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Re: [TIG] What is Legal?



In analog formats, there is certainly a rationale for sticking with "legal"
limits for video.  Even if the material is never broadcast, it is still
possible to over-deviate an analog tape machine, with unfortunate results for
the material, and sometimes the tape and machine as well.  Since most analog
machines are designed to match "legal" limits--more or less--a PROC set up to
FCC transmission specs gives good recordings too.

In digital formats, you simply run out of digits if you go beyond the
machine's limits.  The tape doesn't oversaturate, needles don't pin, and
smoke doesn't come out.  (The signals still get trashed, however, since any
bits that end up beyond the range of the machine are lost).   Most digital
machines have more range than the analog ones did, so it is possible to
create perfectly acceptable digital signals that turn into a mess if directly
dubbed to an analog format, or if they hit the clipper stage in a
transmitter.

But not all digital video is transmitted now, or ever.  We do a number of
projects every year where D-1 video is shot out on film.  For these efforts,
it is neither necessary nor desirable to stick to the limits of composite
analog transmission systems.

The way we approach this issue at DuArt is to give our colorists standard
analog waveform monitors and vectorscopes, fed from precision encoders that
look at the 601 signals as they go to tape.  The colorists can also look at
the composite analog signal on their picture monitors if they wish.  If the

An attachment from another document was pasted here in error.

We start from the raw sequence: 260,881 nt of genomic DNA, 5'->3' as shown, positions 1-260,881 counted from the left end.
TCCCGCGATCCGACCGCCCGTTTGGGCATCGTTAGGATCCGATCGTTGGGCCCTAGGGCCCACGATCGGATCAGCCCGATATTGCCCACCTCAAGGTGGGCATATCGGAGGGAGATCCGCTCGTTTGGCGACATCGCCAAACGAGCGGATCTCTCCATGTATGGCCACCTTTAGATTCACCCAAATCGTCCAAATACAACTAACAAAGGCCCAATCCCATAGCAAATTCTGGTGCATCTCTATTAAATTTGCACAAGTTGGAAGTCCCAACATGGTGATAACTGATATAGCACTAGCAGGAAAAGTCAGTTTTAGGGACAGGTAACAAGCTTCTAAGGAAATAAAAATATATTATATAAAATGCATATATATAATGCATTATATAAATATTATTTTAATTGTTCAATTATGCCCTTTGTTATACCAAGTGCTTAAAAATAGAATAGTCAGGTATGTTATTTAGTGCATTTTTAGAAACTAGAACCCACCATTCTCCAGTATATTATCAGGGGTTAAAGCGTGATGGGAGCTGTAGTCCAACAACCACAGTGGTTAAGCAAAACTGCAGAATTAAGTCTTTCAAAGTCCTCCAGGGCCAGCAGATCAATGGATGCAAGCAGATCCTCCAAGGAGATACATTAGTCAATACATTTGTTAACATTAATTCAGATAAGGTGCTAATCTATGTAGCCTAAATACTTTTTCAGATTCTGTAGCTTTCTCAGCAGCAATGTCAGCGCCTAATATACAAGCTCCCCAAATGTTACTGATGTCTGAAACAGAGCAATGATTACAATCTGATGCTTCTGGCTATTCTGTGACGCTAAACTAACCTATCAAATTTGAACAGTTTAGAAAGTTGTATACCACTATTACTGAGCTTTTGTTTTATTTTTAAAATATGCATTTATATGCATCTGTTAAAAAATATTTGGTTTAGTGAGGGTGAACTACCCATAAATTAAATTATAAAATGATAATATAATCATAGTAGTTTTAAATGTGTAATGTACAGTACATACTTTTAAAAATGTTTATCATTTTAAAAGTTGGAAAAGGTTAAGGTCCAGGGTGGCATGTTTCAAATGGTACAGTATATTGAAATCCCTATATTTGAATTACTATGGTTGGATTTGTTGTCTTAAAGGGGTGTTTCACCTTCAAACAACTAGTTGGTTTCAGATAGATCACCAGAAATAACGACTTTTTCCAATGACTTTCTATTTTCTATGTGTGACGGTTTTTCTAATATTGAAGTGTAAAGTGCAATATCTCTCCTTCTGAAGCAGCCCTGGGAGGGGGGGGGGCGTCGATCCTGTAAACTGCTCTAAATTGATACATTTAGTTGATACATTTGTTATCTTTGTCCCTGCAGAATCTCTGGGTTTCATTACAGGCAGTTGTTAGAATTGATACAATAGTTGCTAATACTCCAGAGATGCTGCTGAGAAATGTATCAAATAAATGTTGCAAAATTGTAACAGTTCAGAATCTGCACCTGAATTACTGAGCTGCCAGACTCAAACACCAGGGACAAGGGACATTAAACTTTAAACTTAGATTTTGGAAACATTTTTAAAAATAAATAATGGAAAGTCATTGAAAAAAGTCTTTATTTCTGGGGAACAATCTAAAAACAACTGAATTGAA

job is going to be broadcast down the road (or merely converted to analog),
it's already correct and there are no nasty surprises.  Like yours, our
philosophy is that any tape we make should play back properly (within
proscribed limits) on any correctly functioning machine.  What the client
sees in the transfer is what they get when the program goes out, which means,
for the time being, that it must "fit" into NTSC or PAL limits.  Needless to
say, when digital broadcast standards are finalized, we'll "calibrate" for
them as well.

On the other hand, we don't intentionally limit the 601 signals inside of
their range, so if a job comes along that is going to be re-shot on film, and
it is desirable to use the full  capabilities of our equipment for that
purpose, we can do it.  In such case, if any tapes are made (instead of
taking it straight to disk), it is with the understanding that they are only
serving as intermediate "digital" storage and are not be used for anything
else.

Christopher Bacon
DuArt Film & Video